The crime thriller Deadfall tells the story of siblings Addison (Eric Bana) and Liza (Olivia Wilde), who get in a car accident after a casino heist gone wrong and decide to split up to make a run for the Canadian border during a Thanksgiving blizzard. While Addison is creating mayhem, Liza is picked up by ex-boxer Jay (Charlie Hunnam), who’s looking to make amends with his parents over a dinner that will push the bonds of family to the limit.
At the film’s press day, actor Charlie Hunnam spoke to Collider for this exclusive interview about what attracted him to this film, living like a boxer for five weeks to prepare, and what he liked about the unique duality of the storytelling. He also talked about how he feels about Jax Teller’s darker journey on Season 5 of Sons of Anarchy and how the loss of Opie (and Ryan Hurst, as an actor on the series) really affected things, that he hasn’t gotten to see any more footage of Pacific Rim yet but that director Guillermo del Toro says that it’s 10 times better than anything he’s ever directed, and how he’s taking this six-month hiatus to write a film based on a true story that he owns the rights to, about a young man who, after an unfortunate circumstance, found himself running the third biggest drug cartel in Mexico. Check out what he had to say after the jump.
Collider: You’ve been playing a really interesting assortment of characters lately. Has the selection of projects you’ve done been intentional, in any way?
CHARLIE HUNNAM: I’ve just been trying to keep it fresh. Actually, that’s not even true. I haven’t been trying to do anything. I’ve just been going where my heart is. I have no big plan, other than unless I want to see the movie, I don’t want to act in it.
When you read this script, what was your first impression of the story and character?
HUNNAM: There was a real poetry in that script that gave one the sense that it was going to be a very lyrical piece. There was a lot of silence in the script. A lot of times, silence in a script means that you’re just reading endless action exposition, but that was not really the case here. The world itself seemed to have a personality in this film and the voice of that world was silence, and I love that. That’s probably been heightened by my experience of working in television, which is all about sound. You’ll never get a moment of silence unless there’s something really extraordinary going on, on screen, visually. They never let a moment of silence pass without being filled in television because it’s a very sound-driven medium. You have to keep people engaged until you get them through the next commercial. I’m not complaining about working in TV, at all, but just as an artistic reaction, I find myself being so drawn to moments of silence where things are allowed to breathe.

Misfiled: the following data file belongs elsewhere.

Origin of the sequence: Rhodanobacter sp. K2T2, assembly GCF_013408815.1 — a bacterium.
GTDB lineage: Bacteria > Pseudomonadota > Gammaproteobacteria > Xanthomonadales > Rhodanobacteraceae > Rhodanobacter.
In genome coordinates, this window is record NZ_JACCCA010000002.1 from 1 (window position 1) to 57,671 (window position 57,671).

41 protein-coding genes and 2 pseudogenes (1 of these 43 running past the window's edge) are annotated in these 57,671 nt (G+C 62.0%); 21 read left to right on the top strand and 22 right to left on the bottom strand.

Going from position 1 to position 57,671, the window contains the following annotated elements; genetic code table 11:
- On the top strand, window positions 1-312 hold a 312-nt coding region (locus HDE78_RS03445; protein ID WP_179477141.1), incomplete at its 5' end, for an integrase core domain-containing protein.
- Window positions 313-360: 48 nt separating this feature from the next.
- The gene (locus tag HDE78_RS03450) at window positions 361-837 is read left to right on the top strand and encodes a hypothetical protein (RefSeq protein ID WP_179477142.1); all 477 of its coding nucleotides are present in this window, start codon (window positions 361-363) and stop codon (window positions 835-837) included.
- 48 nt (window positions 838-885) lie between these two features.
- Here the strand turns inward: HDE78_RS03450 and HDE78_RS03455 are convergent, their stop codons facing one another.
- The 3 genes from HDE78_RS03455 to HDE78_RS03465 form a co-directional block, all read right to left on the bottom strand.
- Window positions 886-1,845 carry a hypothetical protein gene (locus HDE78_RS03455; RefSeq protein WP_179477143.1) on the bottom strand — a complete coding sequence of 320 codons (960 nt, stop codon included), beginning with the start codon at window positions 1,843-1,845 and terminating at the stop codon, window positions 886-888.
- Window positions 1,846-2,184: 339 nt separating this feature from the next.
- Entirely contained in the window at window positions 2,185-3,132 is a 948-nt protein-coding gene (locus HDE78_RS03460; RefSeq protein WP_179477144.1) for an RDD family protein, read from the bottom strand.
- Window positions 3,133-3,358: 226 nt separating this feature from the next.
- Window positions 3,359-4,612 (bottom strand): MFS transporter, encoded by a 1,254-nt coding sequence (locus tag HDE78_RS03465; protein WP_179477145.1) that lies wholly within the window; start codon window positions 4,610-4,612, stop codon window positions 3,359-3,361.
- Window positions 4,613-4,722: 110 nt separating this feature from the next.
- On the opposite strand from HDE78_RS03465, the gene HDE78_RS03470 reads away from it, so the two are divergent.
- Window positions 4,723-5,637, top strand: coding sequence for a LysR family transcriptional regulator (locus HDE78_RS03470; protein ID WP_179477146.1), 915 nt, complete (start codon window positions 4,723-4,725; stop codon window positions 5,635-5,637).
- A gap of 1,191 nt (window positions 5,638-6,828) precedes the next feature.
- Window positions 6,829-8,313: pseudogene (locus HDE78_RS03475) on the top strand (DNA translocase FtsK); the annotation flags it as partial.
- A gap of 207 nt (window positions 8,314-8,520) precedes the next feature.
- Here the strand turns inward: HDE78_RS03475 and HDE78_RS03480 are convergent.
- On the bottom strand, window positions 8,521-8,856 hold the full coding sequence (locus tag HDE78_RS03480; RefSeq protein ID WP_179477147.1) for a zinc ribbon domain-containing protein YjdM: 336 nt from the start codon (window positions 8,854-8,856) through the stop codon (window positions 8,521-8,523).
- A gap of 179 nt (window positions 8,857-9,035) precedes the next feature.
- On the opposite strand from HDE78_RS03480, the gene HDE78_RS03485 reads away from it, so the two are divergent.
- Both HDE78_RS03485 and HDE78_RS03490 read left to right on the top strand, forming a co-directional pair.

Were there things about this character that you related to?
HUNNAM: I could relate to his frustration and his anger that he felt like his life was somehow out of control, when he was a guy who’s very, very disciplined. I thought that was really interesting and I could relate to it, in a way, living in Hollywood. I’m very disciplined and I have a very clear idea of how I want to be spending my time, but I’m at the mercy of everybody else who decides how I get to spend my time and whether I get to work or not. In classic storytelling terms, with the classic hero’s journey and contemporary male narrative, a man being released from prison is a dynamic that I was predisposed to be interested in and like. I grew up with a lot of people who went to prison, with my own family members and stuff. As an audience member to their lives, there’s always a very interesting period of two weeks, when a man or woman is released from prison, and you wonder, “What are they going to do? Are they going to go back to what they were doing?” This guy seemed like a guy who had dedicated his entire life to this goal of becoming a world class athlete and actually achieved it. We just all inherently understand the dedication and sacrifice that is needed to achieve that because we’ve all grown up watching professional athletes on TV, so I understood that. He seemed like a guy where it was day one of the rest of his life. He had ruined the prior 30 years and he was coming out completely with nothing, at all.
I found, as I was reading the script, that he was painted in a way that made me want to know more about him and where he was going. And then, the preparation is so important to me and exciting to me. The world of boxing was a world I was very apt to go and explore. I thought the experience of going and being a boxer for five weeks would be an incredible thing for me to do, and so I did. I put myself in a fight camp, as though I was getting ready to do a fight, and the day that I was getting ready to get on a plane to go to Montreal was, in my mind, the day that I was going to go have a professional fight. So, I got up every morning and ran five miles, and then had breakfast, and then went to the gym and box for two hours, and then came home and took a nap, and then watched fights, all day long. I even had a Mexican fighter in my mind that I was going to fight, and I was watching all of his fights. I did that seven days a week for five weeks, and then the day I went to Montreal, I stopped training completely because I wanted to feel a sense of loss and that my life had been turned upside.